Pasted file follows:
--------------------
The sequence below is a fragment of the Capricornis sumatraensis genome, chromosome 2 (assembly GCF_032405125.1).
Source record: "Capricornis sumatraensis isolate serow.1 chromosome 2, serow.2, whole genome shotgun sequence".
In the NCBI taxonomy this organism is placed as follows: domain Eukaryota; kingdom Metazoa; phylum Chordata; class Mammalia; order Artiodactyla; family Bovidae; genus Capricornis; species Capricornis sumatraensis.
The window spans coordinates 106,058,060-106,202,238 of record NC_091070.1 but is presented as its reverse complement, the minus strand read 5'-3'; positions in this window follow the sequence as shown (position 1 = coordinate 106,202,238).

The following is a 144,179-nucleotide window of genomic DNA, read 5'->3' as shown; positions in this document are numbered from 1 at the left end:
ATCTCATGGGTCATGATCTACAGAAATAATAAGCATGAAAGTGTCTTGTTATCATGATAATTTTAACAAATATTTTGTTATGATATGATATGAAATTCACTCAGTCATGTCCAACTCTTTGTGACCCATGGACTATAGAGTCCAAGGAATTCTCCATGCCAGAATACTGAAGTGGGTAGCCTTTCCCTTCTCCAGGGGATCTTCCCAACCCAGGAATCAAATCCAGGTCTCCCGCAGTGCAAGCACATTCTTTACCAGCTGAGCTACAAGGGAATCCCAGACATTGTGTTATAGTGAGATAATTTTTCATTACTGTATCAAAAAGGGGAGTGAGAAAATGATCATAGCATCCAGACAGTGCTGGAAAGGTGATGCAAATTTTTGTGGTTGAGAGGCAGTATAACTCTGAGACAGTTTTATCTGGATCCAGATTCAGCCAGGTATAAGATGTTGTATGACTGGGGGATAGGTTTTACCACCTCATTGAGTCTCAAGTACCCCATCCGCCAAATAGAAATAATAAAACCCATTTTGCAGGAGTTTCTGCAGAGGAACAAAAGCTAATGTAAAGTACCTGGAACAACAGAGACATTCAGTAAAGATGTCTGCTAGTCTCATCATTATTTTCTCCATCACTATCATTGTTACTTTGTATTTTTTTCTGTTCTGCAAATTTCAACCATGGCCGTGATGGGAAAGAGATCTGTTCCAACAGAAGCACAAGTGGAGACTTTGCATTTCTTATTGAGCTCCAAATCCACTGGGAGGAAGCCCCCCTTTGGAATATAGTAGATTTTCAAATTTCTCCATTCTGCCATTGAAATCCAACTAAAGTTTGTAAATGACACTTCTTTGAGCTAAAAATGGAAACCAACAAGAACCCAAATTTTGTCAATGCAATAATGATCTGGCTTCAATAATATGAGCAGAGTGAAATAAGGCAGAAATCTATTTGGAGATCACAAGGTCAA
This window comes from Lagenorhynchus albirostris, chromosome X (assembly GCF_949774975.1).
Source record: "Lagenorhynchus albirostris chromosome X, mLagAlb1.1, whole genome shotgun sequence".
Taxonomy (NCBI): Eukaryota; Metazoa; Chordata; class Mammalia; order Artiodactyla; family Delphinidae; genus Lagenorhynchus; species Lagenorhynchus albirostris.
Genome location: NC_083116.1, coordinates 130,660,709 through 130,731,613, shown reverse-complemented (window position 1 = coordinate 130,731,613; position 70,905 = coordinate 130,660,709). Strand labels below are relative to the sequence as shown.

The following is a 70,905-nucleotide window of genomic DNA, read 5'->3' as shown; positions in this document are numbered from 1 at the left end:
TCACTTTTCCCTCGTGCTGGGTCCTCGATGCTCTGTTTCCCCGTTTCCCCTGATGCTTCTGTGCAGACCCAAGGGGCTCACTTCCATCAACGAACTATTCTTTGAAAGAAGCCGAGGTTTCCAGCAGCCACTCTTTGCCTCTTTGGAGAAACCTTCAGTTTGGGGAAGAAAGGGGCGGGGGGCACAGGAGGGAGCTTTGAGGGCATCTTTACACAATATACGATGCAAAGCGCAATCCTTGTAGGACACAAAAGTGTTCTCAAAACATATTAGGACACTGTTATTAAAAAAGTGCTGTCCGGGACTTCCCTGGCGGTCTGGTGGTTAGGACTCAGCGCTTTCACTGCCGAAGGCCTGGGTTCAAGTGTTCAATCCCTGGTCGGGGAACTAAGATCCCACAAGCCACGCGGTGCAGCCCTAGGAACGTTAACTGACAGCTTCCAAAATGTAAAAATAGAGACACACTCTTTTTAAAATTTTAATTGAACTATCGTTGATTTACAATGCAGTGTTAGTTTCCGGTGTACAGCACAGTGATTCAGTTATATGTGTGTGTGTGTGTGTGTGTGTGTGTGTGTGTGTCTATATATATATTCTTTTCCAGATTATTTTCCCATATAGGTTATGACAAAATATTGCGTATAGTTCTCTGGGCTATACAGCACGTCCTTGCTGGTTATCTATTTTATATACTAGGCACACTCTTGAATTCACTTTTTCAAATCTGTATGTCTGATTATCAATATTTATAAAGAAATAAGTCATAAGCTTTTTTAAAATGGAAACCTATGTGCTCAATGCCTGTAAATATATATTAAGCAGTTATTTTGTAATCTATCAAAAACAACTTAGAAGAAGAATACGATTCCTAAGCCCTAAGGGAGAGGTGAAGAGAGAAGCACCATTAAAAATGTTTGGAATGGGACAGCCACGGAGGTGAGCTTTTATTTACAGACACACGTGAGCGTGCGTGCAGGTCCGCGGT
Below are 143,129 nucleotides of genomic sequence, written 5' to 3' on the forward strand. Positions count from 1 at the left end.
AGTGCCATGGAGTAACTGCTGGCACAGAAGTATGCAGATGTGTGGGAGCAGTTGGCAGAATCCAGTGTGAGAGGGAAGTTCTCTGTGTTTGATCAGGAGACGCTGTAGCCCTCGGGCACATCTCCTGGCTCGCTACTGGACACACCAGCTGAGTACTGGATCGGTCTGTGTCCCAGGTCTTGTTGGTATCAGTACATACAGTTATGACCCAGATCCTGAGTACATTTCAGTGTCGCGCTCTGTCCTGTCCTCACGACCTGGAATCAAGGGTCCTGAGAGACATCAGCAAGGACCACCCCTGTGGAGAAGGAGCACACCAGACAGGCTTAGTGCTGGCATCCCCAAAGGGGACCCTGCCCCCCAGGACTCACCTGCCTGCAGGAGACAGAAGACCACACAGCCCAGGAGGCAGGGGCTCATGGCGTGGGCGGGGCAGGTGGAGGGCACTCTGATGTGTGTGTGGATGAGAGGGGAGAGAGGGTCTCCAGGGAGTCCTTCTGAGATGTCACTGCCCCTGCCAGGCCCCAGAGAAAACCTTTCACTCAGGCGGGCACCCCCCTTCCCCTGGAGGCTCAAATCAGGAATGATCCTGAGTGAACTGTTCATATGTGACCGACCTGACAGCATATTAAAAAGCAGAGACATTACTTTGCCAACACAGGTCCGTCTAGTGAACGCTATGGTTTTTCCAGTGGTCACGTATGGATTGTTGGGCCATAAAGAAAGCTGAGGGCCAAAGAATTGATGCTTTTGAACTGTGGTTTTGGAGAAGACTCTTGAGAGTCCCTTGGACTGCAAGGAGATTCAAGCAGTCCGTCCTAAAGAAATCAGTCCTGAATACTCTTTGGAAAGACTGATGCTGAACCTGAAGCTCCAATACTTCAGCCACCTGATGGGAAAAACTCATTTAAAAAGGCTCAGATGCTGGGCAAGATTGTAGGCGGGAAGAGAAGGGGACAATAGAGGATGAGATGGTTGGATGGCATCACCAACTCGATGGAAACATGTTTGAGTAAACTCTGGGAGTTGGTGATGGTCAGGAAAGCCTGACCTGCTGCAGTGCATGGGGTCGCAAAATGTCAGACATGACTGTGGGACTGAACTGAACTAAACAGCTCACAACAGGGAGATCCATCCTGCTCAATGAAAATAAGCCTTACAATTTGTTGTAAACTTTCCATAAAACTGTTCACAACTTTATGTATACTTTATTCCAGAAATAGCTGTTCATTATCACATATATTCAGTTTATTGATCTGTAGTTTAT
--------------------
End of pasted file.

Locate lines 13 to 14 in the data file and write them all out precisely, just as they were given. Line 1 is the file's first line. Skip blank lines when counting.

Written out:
Below are 143,129 nucleotides of genomic sequence, written 5' to 3' on the forward strand. Positions count from 1 at the left end.
AGTGCCATGGAGTAACTGCTGGCACAGAAGTATGCAGATGTGTGGGAGCAGTTGGCAGAATCCAGTGTGAGAGGGAAGTTCTCTGTGTTTGATCAGGAGACGCTGTAGCCCTCGGGCACATCTCCTGGCTCGCTACTGGACACACCAGCTGAGTACTGGATCGGTCTGTGTCCCAGGTCTTGTTGGTATCAGTACATACAGTTATGACCCAGATCCTGAGTACATTTCAGTGTCGCGCTCTGTCCTGTCCTCACGACCTGGAATCAAGGGTCCTGAGAGACATCAGCAAGGACCACCCCTGTGGAGAAGGAGCACACCAGACAGGCTTAGTGCTGGCATCCCCAAAGGGGACCCTGCCCCCCAGGACTCACCTGCCTGCAGGAGACAGAAGACCACACAGCCCAGGAGGCAGGGGCTCATGGCGTGGGCGGGGCAGGTGGAGGGCACTCTGATGTGTGTGTGGATGAGAGGGGAGAGAGGGTCTCCAGGGAGTCCTTCTGAGATGTCACTGCCCCTGCCAGGCCCCAGAGAAAACCTTTCACTCAGGCGGGCACCCCCCTTCCCCTGGAGGCTCAAATCAGGAATGATCCTGAGTGAACTGTTCATATGTGACCGACCTGACAGCATATTAAAAAGCAGAGACATTACTTTGCCAACACAGGTCCGTCTAGTGAACGCTATGGTTTTTCCAGTGGTCACGTATGGATTGTTGGGCCATAAAGAAAGCTGAGGGCCAAAGAATTGATGCTTTTGAACTGTGGTTTTGGAGAAGACTCTTGAGAGTCCCTTGGACTGCAAGGAGATTCAAGCAGTCCGTCCTAAAGAAATCAGTCCTGAATACTCTTTGGAAAGACTGATGCTGAACCTGAAGCTCCAATACTTCAGCCACCTGATGGGAAAAACTCATTTAAAAAGGCTCAGATGCTGGGCAAGATTGTAGGCGGGAAGAGAAGGGGACAATAGAGGATGAGATGGTTGGATGGCATCACCAACTCGATGGAAACATGTTTGAGTAAACTCTGGGAGTTGGTGATGGTCAGGAAAGCCTGACCTGCTGCAGTGCATGGGGTCGCAAAATGTCAGACATGACTGTGGGACTGAACTGAACTAAACAGCTCACAACAGGGAGATCCATCCTGCTCAATGAAAATAAGCCTTACAATTTGTTGTAAACTTTCCATAAAACTGTTCACAACTTTATGTATACTTTATTCCAGAAATAGCTGTTCATTATCACATATATTCAGTTTATTGATCTGTAGTTTAT